As shown in FIG. 8, with the apparatus in this condition, the rod of actuator 21 is now extended upwardly to move the lower edge of the blank 20 into cooperation with an upper heater 60 for the bottom of the blank 20. In this position, the loweredge of the cone 20 projecting downwardly below the lower former 23 is heated by the heater 60. The heater 60 has the general form of a horizontal annular ring, mounted at a vertical position which is somewhat above those occupied by the former 23 inFIGS. 3 to 7. Internally, the heater 60 has, at its lower end, where it cooperates with the projecting lower edge portion of the cone 20, a concave downwardly diverging frusto-conical surface. The heating of the projecting lower edge portion of thecone 20 by the heater 60 softens and renders deformable that lower edge portion of the fabric. Further upward movement of the assembly, including the cone 20 and former 23 relative to heater 60 moves the lower edge of the cone into a cylindrical recesswithin heater 60, whereby the softened lower edge of the cone is biased downwardly and inwardly as illustrated in FIG. 9.
By a lowering of the assembly comprising the former 22, cone 20, support 40, lower former 23, etc. by operation of actuator 44, the softened lower edge portion of the cone 20 is brought into cooperation with a lower heater 58, as shown in FIG.10. The lower heater 58 has a circumferential generally cylindrical wall co-axial with the formers 22 and 23. This wall has an internal rebate running around its upper free edge and comprising a generally horizontal upwardly facing ledge, an outwardlyand upwardly flaring wall surface extending upwardly from said ledge and a concavely radiused transition region between the ledge and the flaring wall portion, which transition region cooperates with the rounded bead 55 at the lower end of the lowerformer 23, with the shade material interposed therebetween. Thus, the lower edge portion of the shade material is deflected inwardly between the bead 55 and said ledge as illustrated in FIG. 10.
Mounted within the recess defined on the interior of the peripheral wall of the lower heater 58, by means not shown, is a former ring 61 which is now raised, by actuator means (not shown), into the recess defined radially inwardly of the bead 55around the lower edge of the lower former 23, as shown in FIG. 11, to bring the lower edge region of the shade fully around the bead 55. The former ring 61 has a split or gap at one position around its circumference, allowing expansion of the ring 61against a spring bias provided by its own resilience, by means of an actuator (not shown). Once the former ring 61 has been raised into the recess defined radially inwardly of the bead 45, the ring is expanded radially outwardly, by the last-mentionedactuator, to ensure that the shade material firmly engages the circumferentially inner surface of the bead 55. At the same time, (or around the same time), the assembly including formers 22, 23, cone 20 and heater 58 is moved downwards as a whole,relative to the upper heater 60, top mould 32 and top heater 30. The former ring 61 maintains its position relative to the former 23 whilst the lower heater 58 is moved downwardly relative to the lower edge of the cone 20 by extension of the actuator44. After the lower portion of the shade material has cooled, the former ring 61 is allowed to contract and is moved downwardly and the apparatus is now in the position shown in FIG. 12 in which the now-formed blank 20 is clear of the upper and lowerheaters (60, 58). The temporary connection between the adjacent edges 12 of the blank is now broken manually to allow the blank to be stripped from the upper and lower formers (22, 23) and removed from the apparatus.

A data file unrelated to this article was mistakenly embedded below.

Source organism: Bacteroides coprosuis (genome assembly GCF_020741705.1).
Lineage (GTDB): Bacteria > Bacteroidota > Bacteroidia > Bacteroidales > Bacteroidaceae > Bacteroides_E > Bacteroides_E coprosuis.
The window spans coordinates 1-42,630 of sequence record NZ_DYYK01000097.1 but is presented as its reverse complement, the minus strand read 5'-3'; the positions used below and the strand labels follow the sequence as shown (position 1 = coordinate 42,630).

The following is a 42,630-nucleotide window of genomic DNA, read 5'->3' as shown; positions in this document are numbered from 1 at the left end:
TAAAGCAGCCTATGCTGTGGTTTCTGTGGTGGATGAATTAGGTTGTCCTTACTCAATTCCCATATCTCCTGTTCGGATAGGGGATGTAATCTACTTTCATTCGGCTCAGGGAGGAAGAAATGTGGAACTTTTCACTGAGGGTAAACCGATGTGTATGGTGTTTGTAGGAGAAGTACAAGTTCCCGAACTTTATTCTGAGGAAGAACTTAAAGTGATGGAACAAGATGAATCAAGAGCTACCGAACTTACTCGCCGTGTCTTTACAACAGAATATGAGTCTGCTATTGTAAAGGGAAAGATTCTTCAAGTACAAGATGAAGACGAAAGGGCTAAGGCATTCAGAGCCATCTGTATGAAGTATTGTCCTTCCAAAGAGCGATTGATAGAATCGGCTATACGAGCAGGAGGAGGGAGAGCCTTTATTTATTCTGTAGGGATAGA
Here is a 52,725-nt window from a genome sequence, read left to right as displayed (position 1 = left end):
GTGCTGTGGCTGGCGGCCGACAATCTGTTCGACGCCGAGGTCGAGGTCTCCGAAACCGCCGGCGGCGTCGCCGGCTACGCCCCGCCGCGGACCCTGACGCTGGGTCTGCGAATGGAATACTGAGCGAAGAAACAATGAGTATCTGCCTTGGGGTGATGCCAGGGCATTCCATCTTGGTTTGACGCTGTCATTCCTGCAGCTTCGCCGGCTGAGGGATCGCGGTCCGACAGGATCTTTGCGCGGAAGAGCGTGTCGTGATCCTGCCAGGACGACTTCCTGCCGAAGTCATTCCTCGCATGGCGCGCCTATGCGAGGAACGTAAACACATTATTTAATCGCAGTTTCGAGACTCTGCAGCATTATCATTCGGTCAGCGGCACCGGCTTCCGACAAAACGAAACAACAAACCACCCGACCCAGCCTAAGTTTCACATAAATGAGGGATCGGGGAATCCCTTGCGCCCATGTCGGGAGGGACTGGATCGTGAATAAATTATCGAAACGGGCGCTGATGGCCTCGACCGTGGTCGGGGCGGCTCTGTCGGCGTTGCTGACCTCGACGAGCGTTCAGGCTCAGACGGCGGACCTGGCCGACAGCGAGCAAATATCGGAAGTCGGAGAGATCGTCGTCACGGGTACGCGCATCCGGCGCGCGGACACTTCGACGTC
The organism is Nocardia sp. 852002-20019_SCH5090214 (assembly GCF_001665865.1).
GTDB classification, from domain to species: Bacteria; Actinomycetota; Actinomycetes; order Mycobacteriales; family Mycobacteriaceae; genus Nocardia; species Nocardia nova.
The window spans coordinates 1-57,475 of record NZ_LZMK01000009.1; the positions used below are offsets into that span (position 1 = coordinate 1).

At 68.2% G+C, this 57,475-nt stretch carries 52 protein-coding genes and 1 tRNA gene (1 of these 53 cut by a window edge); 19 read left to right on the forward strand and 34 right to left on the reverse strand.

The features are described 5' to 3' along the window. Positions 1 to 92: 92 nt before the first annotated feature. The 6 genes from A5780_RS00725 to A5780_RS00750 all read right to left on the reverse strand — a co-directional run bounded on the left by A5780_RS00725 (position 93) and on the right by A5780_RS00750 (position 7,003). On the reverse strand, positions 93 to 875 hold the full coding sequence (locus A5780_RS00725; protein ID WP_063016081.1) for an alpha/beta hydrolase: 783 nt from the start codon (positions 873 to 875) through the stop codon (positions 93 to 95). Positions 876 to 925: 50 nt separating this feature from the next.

The outer peripheral ring 16 of a mounting bracket such as that indicated at 14 in FIG. 2 is then pushed into the annular channel formed by the rolled over edge portion at the upper end of the shade 20 and the straight edges 12 of the shadematerial re-united by a permanent weld to complete the shade. Whilst it has been found that, in practice, the rolled edges of the blank 20 are sufficiently stiff to retain the required circular shape without additional stiffening, if desired, a circularstiffening ring, of for example wire, such as illustrated at 18 in FIG. 2, may be fitted within the rolled edge of the lower part of the shade.